bloody clue.”  Perhaps I have an inkling… can stab at some meaning behind a feeling or some collective codices of language, but the fact is a lot of this stuff is sort of dictated from some place just the other side of immediate coherence.

It’s hard to talk about this without sounding pretentious or up one’s own liturgical arse… but I think people like Breton, Artaud, and more recently Philip Lamantia or Will Alexander, instruct us in the electric and cathartic function of the subconscious and how the writer can tap into the immediate states of language, or like many esoteric writers that learn to channel voices from various planes. But there are some poems where you have to write towards a concrete notion and I have learned to write outside-in, which requires a very different sort of discipline.  My fiction, and to a lesser extent my cryptological book on Shakespeare, required some forethought and planning although I still allow myself to be roguish and tangential within the flimsily established template.  I would like to describe my method of working as not allowing myself to settle on a method of working.  When I sit down to record music or write I try to change up the approach and methodology as much as possible.  Whether such a description is true or not is anyone’s guess!

As for themes, there are some reoccurring throughout my work.  A lot of my work points to the mystical, the blasphemous, the primordial, the cosmological, often hinting at states rather than outlining them in detail.  I’m under no illusions and know that for many such represents an intellectual dead-end – but I’ll take my chances.  I’m awash with submarine themes as I’m often subjected to underwater dreams – as evidenced by my poetry collection, Weaver in the Sluices, the title of which is drawn from a poem about my ancestors who were Forths upon the English canals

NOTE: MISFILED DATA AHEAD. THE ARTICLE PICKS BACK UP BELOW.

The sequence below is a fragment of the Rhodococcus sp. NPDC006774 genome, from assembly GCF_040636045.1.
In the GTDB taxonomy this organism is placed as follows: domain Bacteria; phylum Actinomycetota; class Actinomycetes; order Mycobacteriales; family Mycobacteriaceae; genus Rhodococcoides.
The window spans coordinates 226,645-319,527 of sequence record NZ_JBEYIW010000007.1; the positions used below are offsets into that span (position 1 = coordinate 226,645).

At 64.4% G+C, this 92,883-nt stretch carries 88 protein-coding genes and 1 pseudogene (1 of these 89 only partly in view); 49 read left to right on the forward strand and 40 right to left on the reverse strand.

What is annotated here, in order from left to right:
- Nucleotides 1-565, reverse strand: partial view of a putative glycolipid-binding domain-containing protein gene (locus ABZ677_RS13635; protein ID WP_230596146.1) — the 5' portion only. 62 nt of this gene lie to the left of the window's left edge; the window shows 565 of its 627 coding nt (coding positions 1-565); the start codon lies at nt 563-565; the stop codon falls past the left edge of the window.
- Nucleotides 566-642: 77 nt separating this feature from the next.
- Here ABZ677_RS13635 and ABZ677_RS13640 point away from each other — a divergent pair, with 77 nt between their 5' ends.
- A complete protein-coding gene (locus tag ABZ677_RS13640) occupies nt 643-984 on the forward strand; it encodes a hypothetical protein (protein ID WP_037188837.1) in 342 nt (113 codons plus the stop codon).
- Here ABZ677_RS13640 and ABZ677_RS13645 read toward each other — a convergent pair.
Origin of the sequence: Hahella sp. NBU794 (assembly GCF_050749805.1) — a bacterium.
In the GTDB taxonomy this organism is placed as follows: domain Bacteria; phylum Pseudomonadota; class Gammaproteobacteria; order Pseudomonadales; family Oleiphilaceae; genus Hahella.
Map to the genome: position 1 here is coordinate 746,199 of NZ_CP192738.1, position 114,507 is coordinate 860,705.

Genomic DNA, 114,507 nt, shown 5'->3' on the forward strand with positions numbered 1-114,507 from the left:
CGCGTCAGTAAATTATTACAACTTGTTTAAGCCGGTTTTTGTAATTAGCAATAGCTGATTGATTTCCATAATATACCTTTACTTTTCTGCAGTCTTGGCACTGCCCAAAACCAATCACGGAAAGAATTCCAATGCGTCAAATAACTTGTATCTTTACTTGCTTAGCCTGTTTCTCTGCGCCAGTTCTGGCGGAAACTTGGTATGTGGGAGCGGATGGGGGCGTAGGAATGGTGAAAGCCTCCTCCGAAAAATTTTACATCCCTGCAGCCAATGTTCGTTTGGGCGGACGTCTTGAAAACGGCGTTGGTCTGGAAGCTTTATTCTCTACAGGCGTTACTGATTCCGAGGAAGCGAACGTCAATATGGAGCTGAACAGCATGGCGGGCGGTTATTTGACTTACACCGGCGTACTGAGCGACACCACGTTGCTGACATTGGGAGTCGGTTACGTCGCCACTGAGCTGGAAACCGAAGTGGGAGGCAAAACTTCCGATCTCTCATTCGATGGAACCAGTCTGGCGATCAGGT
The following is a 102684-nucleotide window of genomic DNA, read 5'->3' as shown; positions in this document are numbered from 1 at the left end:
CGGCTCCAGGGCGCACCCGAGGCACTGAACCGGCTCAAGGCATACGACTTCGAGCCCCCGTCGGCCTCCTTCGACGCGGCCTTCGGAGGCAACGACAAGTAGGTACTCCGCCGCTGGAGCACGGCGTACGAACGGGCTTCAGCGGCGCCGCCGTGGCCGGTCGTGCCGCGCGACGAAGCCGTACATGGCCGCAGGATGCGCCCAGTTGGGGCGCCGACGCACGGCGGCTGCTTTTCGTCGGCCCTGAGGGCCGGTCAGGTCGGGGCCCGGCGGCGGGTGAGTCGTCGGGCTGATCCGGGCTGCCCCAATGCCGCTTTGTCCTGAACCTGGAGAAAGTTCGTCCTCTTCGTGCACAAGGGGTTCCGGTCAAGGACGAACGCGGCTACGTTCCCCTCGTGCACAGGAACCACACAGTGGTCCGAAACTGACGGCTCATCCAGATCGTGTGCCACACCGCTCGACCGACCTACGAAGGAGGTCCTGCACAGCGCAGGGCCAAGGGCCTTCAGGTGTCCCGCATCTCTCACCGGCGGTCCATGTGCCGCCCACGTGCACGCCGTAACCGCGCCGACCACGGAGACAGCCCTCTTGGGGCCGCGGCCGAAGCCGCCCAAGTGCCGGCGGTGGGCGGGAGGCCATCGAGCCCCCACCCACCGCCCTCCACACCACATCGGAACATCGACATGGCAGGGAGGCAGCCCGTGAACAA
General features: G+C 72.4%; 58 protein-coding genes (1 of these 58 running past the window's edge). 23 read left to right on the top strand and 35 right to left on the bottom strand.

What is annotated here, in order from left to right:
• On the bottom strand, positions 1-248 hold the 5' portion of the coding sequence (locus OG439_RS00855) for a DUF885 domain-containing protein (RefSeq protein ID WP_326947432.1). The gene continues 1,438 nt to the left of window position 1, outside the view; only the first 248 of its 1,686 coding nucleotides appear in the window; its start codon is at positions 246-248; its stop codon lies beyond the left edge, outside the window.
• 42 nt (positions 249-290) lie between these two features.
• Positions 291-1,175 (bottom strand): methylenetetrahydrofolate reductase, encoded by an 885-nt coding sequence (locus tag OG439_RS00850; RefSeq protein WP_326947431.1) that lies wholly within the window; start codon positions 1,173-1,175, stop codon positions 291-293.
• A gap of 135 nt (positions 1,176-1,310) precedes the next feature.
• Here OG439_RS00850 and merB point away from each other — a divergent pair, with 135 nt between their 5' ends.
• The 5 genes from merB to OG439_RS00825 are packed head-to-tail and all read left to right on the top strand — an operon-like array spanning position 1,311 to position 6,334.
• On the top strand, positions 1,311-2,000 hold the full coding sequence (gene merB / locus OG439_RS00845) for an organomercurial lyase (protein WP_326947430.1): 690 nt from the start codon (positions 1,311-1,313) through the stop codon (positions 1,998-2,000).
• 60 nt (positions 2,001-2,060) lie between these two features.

and rivers.  I also find myself drawn to nature, not in a bona fide nature-poet sort of way, but more to the pagan underpinnings behind natural phenomenon and to the dark and ancient folk soul of the land. I do write about urban settings but more the world of shadow and possibility rather than implicit settings found in much contemporary fiction.  As a chronic daydreamer I admire the discipline of such writers

of actuality and plausibility, but I must be content to be pulled along my own peculiar tides.

Tell me about your current book – what is it about and what makes it a great read?

Groundlings400It’s called The Groundlings of Divine Will and it’s an odd little book.  I’m not sure what its target audience would be – or even how to talk about it with any conviction.  Loosely, it imagines Shakespeare’s first audience, the ‘groundlings of the pit,’ as a secret and enlightened society.  I juxtapose these early followers with other examples of messianic discipleship and play with notions of orthodoxy and heresy.

It gets into some dark historical places but allows for gleeful but sometimes uncomfortable parody.  It all stemmed from my annoyance with how Shakespeare is taught in contemporary academia, in that he is completely annexed from the historical period in which he wrote and hardly ever taught alongside fellow playwrights or the leading intellectual voices of his day.  I throw him back in with Montaigne, Hollinshed, Bacon, Dee, Spenser, Kidd, Marlowe et al in what was the theological bloodbath of Tudor and Stuart England. The whole book is addressed to the Master of Revels as an affront to authority and orthodoxy.  It is a very different book to my short-story collection, which was an absurd grouping of immigrant tales woven around the lines of a nursery line, or my book of selected poems.  I hope to follow it up with a theoretical work about experimental fiction that I have been honing for a number of years.  Also, there is hopefully more poetry and fiction in the works.

Where can I buy a copy of your book?

All my books are available from Amazon here(both US and UK sites) and various online vendors – or direct from www.skylightpress.co.uk

Author Page: http://www.flowforth.com/flowforth_literary.html

Music Site: http://www.flowforth.com/

The best laid plans …

How do you go about planning a novel? It’s a question an old friend and former colleague of mine asked me recently. He told me it’s been a vexed process for him has this planning stage, and I wonder if that’s perhaps because he’s become inclined to over-think the process. You should think about it of course, but not so much that it paralyses you.